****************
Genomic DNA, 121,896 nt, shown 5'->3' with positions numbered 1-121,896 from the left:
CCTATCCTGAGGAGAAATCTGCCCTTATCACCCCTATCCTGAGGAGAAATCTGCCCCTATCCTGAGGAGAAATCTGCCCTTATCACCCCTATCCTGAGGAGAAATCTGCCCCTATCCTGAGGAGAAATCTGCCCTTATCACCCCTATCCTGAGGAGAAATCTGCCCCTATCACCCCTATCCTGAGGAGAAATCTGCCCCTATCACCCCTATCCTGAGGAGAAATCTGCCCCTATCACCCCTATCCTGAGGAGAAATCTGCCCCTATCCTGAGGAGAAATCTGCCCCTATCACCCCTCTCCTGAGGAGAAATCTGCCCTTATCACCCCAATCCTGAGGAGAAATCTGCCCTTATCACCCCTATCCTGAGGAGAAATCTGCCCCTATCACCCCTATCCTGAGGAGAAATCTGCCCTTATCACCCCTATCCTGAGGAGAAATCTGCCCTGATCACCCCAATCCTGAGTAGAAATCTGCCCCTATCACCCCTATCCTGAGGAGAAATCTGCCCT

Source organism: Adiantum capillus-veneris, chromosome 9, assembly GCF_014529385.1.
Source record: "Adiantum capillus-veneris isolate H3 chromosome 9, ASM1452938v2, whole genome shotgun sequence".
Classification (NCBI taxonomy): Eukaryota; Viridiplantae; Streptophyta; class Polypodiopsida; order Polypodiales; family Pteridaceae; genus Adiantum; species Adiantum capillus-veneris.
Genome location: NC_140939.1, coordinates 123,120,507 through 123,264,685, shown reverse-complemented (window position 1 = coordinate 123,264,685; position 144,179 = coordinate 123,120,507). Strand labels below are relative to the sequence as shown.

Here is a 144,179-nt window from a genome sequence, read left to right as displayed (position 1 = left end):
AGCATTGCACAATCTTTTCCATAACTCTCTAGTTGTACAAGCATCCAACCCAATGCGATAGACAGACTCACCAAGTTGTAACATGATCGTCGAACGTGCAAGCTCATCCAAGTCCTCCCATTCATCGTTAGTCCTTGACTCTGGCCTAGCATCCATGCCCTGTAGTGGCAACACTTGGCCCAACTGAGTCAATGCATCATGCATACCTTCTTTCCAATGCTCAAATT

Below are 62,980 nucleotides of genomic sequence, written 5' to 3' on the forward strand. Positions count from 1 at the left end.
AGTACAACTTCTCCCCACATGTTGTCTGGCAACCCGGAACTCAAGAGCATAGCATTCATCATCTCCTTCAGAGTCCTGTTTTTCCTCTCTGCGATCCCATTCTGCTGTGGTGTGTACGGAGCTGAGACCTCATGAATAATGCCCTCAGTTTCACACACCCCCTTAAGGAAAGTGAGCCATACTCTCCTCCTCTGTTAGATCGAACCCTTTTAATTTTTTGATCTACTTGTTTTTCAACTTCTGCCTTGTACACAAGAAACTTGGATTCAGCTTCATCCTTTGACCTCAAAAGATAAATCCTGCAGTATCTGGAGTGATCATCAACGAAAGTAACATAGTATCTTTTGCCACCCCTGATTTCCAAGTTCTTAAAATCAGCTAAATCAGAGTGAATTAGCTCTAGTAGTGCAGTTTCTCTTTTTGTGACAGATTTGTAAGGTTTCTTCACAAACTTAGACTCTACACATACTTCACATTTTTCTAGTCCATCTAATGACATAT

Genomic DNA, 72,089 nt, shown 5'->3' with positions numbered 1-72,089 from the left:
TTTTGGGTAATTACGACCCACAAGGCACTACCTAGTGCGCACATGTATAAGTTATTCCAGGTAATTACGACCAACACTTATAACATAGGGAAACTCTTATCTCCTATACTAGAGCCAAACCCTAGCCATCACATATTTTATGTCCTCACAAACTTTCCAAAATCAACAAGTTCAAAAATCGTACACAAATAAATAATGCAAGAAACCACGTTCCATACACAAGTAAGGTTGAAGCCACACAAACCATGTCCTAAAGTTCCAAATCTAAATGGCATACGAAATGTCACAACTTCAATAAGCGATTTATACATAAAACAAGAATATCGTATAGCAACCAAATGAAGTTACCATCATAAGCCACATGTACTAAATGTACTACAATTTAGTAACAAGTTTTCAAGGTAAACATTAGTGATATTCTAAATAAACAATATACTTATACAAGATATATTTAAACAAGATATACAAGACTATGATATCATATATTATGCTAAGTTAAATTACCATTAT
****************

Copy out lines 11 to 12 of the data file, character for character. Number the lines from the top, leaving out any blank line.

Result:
Genomic DNA, 72,089 nt, shown 5'->3' with positions numbered 1-72,089 from the left:
TTTTGGGTAATTACGACCCACAAGGCACTACCTAGTGCGCACATGTATAAGTTATTCCAGGTAATTACGACCAACACTTATAACATAGGGAAACTCTTATCTCCTATACTAGAGCCAAACCCTAGCCATCACATATTTTATGTCCTCACAAACTTTCCAAAATCAACAAGTTCAAAAATCGTACACAAATAAATAATGCAAGAAACCACGTTCCATACACAAGTAAGGTTGAAGCCACACAAACCATGTCCTAAAGTTCCAAATCTAAATGGCATACGAAATGTCACAACTTCAATAAGCGATTTATACATAAAACAAGAATATCGTATAGCAACCAAATGAAGTTACCATCATAAGCCACATGTACTAAATGTACTACAATTTAGTAACAAGTTTTCAAGGTAAACATTAGTGATATTCTAAATAAACAATATACTTATACAAGATATATTTAAACAAGATATACAAGACTATGATATCATATATTATGCTAAGTTAAATTACCATTAT